Trends Report

What Do the Phases of the Business Cycle Mean to You?

By ITR Economics on November 19, 2018

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ITR Economics is the oldest, privately-held, continuously operating, economic research and consulting firm in the US.

ITR is here to help! Understanding the four phases of the business cycle will add to your confidence as you make decisions for your company.

As an ITR Trends Report™ subscriber, you’ve become familiar with how ITR presents its analysis of each of the individual markets that make up the larger economic sectors. Each market analysis includes its own actionable Management Objective™ which corresponds to the individual market's current phase in the business cycle, among other factors. Understanding the practical meaning of each business cycle phase can help you better put those Management Objectives into practice.

ITR economist and speaker Lauren Saidel-Baker sums up the phases nicely below:

Phase A: Recovery

During this phase of the business cycle, activity is below the year-ago level, but the 12/12 rate-of-change is rising. Pessimism prevails during Phase A, but if you know that the rate-of-change analysis signals positive economic momentum, your company can take advantage of the gloomy economic atmosphere. Consider strategic acquisitions of capital equipment or businesses while valuations are low. Increased sales and marketing efforts during this phase will give you a head start on the competition as the coming economic upturn approaches. Above all, ensure that you have the workforce and capacity in place to meet demand during the coming accelerating growth trend.

Phase B: Accelerating Growth

Phase B represents the best stage of the business cycle: the 12/12 rate-of-change is above zero and rising. During this phase, activity is expanding at an accelerating pace. Take actions that will extend the rising trend for as long as possible as well as build brand loyalty and customer satisfaction. Phase B is a great time to invest in your workforce through training programs and additional hiring. And if you’re looking for an exit ramp, a high degree of economic confidence can make Phase B the best time to sell a company.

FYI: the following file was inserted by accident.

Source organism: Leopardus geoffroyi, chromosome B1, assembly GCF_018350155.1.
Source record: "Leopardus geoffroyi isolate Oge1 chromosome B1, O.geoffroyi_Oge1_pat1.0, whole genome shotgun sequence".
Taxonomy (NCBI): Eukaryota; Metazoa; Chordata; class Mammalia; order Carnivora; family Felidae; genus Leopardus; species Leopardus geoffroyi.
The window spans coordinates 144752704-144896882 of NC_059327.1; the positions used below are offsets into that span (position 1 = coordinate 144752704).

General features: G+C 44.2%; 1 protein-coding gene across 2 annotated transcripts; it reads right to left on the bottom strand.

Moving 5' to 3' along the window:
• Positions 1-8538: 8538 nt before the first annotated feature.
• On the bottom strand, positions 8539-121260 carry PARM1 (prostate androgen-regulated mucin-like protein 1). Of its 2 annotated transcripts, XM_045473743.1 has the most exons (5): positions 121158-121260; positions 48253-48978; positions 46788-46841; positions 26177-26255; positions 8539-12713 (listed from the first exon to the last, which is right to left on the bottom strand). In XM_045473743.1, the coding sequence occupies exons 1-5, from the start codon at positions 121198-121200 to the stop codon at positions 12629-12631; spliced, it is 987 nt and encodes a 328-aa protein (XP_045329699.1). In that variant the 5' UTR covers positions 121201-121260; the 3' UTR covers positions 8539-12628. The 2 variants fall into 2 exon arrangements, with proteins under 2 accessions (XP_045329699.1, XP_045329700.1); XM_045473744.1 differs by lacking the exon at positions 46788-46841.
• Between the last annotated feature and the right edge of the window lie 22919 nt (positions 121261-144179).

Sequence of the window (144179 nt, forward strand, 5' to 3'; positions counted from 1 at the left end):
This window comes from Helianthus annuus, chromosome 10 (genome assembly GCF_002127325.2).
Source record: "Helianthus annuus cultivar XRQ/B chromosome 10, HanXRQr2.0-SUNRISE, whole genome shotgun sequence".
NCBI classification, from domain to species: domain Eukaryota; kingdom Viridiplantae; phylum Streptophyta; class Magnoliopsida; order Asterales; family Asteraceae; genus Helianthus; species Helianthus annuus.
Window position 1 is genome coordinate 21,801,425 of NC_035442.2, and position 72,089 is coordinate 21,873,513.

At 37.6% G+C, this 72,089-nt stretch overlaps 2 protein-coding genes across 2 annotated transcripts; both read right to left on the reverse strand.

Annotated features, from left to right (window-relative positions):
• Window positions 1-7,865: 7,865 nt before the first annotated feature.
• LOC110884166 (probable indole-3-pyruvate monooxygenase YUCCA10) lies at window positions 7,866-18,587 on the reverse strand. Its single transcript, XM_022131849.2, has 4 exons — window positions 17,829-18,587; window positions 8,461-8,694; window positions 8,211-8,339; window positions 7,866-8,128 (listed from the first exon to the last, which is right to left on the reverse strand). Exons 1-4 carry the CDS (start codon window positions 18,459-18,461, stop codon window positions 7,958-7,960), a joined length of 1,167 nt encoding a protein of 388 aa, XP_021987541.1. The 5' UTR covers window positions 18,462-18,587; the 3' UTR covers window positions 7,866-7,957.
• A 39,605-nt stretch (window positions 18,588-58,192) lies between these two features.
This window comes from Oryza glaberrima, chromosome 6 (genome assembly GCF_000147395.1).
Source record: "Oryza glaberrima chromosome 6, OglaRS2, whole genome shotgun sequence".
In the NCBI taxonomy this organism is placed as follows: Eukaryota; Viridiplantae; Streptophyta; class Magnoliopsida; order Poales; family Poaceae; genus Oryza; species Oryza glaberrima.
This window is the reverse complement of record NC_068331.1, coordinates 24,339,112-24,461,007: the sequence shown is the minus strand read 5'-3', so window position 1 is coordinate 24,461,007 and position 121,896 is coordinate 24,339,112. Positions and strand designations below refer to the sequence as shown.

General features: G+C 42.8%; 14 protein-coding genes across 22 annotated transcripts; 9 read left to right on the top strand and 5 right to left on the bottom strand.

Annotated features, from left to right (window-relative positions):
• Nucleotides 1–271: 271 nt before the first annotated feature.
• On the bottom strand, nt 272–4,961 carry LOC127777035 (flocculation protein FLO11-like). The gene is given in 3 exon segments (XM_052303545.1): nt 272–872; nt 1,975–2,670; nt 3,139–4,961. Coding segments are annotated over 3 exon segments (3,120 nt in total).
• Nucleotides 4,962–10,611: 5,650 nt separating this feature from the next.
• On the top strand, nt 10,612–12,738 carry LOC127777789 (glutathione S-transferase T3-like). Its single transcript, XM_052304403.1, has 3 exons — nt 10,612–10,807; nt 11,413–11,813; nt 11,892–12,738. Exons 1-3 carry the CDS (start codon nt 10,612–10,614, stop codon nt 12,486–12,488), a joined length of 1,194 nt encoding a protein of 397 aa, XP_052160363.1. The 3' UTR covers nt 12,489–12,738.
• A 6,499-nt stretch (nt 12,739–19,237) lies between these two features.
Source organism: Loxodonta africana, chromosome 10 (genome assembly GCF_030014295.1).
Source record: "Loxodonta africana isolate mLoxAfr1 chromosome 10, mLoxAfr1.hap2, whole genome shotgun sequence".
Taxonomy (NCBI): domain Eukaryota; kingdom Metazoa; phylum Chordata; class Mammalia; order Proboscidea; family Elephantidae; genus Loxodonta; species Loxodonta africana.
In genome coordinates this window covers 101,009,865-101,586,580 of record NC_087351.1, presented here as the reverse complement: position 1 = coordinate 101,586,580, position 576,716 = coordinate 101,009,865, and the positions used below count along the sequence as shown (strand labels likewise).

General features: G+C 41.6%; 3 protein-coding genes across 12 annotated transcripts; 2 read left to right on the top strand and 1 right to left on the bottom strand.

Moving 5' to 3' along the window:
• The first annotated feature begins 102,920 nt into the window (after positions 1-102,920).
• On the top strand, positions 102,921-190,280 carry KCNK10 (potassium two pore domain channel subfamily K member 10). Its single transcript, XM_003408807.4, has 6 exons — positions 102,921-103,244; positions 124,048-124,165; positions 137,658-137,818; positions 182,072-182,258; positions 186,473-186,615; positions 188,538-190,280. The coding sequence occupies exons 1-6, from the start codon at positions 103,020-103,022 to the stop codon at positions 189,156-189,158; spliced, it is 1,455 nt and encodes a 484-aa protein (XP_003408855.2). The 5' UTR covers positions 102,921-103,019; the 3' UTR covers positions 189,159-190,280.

Phase C: Slowing Growth

This phase can be the most treacherous to navigate, as activity is still rising on a year-over-year basis, but the 12/12 rate-of-change is declining. During Phase C, it is easy to be swept along by the optimism that remains predominant throughout the economy. However, it is more important than ever to exercise caution and avoid overextending yourself as your business moves along the back side of the business cycle. Cash is king during Phase C. Attentive balance sheet management will enable you to avoid the worst of the coming slowdown. Carefully consider your workforce needs and avoid committing to long-term expenses at the top of the price cycle.

Phase D: Recession

During the final phase of the business cycle, activity is contracting, and the 12/12 rate-of-change is posting negative numbers. Even during this phase, it is possible to remain profitable and set your business up for success during the next upswing. Phase D may require cost-cutting measures. Consider amending your advertising plans and credit policies. Consider your equipment needs and marketing, hiring, and training plans for the next cycle. It is especially important to lead with confidence during this phase and share good news early. Many younger employees have not experienced a recession during their careers and will follow management’s lead, whether that means maintaining strong morale or succumbing to panic. Be ready to move into Phase A with conviction when your rate-of-change and leading indicator analysis gives you the green light.

Fully understanding the phases of the business cycle can help you apply analysis and Management Objectives to your business in an optimal way.

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